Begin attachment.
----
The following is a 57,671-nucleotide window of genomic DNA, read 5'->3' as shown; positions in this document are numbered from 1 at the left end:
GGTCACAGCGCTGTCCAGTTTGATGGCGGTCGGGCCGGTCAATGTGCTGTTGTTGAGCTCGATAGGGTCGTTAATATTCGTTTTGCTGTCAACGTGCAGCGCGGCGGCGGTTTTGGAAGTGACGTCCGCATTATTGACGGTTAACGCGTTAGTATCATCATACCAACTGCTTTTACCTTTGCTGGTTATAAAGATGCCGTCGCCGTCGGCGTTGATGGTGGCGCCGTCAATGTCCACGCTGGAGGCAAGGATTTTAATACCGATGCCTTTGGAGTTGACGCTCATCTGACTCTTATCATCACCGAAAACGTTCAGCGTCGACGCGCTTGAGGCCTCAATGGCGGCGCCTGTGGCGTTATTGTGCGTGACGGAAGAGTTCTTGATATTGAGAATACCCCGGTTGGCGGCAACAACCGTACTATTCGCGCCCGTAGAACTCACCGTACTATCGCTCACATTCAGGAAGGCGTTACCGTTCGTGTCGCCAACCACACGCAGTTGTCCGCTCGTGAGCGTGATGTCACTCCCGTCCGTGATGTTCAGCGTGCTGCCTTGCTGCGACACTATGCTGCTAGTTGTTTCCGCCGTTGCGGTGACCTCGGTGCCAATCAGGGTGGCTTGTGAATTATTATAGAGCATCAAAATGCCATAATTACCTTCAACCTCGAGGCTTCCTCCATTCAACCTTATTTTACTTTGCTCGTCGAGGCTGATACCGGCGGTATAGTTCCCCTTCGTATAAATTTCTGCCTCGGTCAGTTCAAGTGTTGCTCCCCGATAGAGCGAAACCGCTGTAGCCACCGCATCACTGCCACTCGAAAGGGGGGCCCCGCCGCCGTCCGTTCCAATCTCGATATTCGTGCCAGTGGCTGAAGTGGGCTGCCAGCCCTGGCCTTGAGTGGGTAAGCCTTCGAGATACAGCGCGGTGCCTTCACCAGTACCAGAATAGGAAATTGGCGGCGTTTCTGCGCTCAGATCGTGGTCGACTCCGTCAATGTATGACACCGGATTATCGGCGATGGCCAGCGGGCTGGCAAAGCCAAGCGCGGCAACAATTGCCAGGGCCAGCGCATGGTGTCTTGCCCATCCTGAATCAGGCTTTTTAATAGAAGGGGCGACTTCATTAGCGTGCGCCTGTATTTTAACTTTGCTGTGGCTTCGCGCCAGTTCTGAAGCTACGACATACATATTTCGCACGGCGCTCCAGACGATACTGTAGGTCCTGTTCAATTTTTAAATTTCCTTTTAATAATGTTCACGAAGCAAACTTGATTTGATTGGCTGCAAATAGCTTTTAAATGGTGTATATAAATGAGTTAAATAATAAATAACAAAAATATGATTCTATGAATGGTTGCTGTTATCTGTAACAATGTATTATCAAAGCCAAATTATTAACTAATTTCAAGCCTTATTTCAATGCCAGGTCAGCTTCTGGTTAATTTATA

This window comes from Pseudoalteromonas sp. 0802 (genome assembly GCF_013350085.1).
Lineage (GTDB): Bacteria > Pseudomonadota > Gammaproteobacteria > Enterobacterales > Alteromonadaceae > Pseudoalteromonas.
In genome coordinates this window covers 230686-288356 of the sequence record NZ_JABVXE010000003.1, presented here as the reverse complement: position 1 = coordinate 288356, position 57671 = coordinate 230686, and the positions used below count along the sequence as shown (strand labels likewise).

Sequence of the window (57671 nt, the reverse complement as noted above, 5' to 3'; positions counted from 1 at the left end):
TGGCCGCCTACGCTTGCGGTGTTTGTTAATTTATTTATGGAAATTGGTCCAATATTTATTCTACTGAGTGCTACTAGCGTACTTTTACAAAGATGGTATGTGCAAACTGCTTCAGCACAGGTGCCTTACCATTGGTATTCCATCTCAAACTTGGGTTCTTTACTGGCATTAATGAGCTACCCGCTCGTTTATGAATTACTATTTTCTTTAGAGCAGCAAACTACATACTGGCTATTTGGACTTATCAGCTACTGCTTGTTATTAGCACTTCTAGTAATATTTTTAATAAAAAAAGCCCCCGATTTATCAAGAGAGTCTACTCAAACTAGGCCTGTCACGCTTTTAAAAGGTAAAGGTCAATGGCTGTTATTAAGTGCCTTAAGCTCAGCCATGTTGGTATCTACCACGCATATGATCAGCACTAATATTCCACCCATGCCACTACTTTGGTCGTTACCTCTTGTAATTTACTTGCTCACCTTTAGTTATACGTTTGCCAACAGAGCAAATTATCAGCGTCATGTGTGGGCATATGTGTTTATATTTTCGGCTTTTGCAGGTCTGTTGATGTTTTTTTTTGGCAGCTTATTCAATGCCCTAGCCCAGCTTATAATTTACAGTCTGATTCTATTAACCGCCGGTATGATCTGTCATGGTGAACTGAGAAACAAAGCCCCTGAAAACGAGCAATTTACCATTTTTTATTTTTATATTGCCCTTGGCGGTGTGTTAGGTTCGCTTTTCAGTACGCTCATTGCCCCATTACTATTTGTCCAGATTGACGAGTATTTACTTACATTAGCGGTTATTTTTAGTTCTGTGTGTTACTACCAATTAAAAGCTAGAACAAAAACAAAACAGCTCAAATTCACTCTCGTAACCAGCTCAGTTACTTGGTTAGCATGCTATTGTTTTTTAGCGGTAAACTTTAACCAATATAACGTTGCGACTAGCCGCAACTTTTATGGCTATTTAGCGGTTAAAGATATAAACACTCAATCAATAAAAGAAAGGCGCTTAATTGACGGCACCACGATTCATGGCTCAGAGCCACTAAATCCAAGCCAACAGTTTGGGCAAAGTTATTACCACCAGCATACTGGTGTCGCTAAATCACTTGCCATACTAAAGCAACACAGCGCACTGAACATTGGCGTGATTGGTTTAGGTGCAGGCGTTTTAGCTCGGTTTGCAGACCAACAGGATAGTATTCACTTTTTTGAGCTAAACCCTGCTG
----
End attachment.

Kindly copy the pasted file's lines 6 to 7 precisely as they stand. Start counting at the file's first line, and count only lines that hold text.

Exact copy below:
Sequence of the window (57671 nt, the reverse complement as noted above, 5' to 3'; positions counted from 1 at the left end):
TGGCCGCCTACGCTTGCGGTGTTTGTTAATTTATTTATGGAAATTGGTCCAATATTTATTCTACTGAGTGCTACTAGCGTACTTTTACAAAGATGGTATGTGCAAACTGCTTCAGCACAGGTGCCTTACCATTGGTATTCCATCTCAAACTTGGGTTCTTTACTGGCATTAATGAGCTACCCGCTCGTTTATGAATTACTATTTTCTTTAGAGCAGCAAACTACATACTGGCTATTTGGACTTATCAGCTACTGCTTGTTATTAGCACTTCTAGTAATATTTTTAATAAAAAAAGCCCCCGATTTATCAAGAGAGTCTACTCAAACTAGGCCTGTCACGCTTTTAAAAGGTAAAGGTCAATGGCTGTTATTAAGTGCCTTAAGCTCAGCCATGTTGGTATCTACCACGCATATGATCAGCACTAATATTCCACCCATGCCACTACTTTGGTCGTTACCTCTTGTAATTTACTTGCTCACCTTTAGTTATACGTTTGCCAACAGAGCAAATTATCAGCGTCATGTGTGGGCATATGTGTTTATATTTTCGGCTTTTGCAGGTCTGTTGATGTTTTTTTTTGGCAGCTTATTCAATGCCCTAGCCCAGCTTATAATTTACAGTCTGATTCTATTAACCGCCGGTATGATCTGTCATGGTGAACTGAGAAACAAAGCCCCTGAAAACGAGCAATTTACCATTTTTTATTTTTATATTGCCCTTGGCGGTGTGTTAGGTTCGCTTTTCAGTACGCTCATTGCCCCATTACTATTTGTCCAGATTGACGAGTATTTACTTACATTAGCGGTTATTTTTAGTTCTGTGTGTTACTACCAATTAAAAGCTAGAACAAAAACAAAACAGCTCAAATTCACTCTCGTAACCAGCTCAGTTACTTGGTTAGCATGCTATTGTTTTTTAGCGGTAAACTTTAACCAATATAACGTTGCGACTAGCCGCAACTTTTATGGCTATTTAGCGGTTAAAGATATAAACACTCAATCAATAAAAGAAAGGCGCTTAATTGACGGCACCACGATTCATGGCTCAGAGCCACTAAATCCAAGCCAACAGTTTGGGCAAAGTTATTACCACCAGCATACTGGTGTCGCTAAATCACTTGCCATACTAAAGCAACACAGCGCACTGAACATTGGCGTGATTGGTTTAGGTGCAGGCGTTTTAGCTCGGTTTGCAGACCAACAGGATAGTATTCACTTTTTTGAGCTAAACCCTGCTG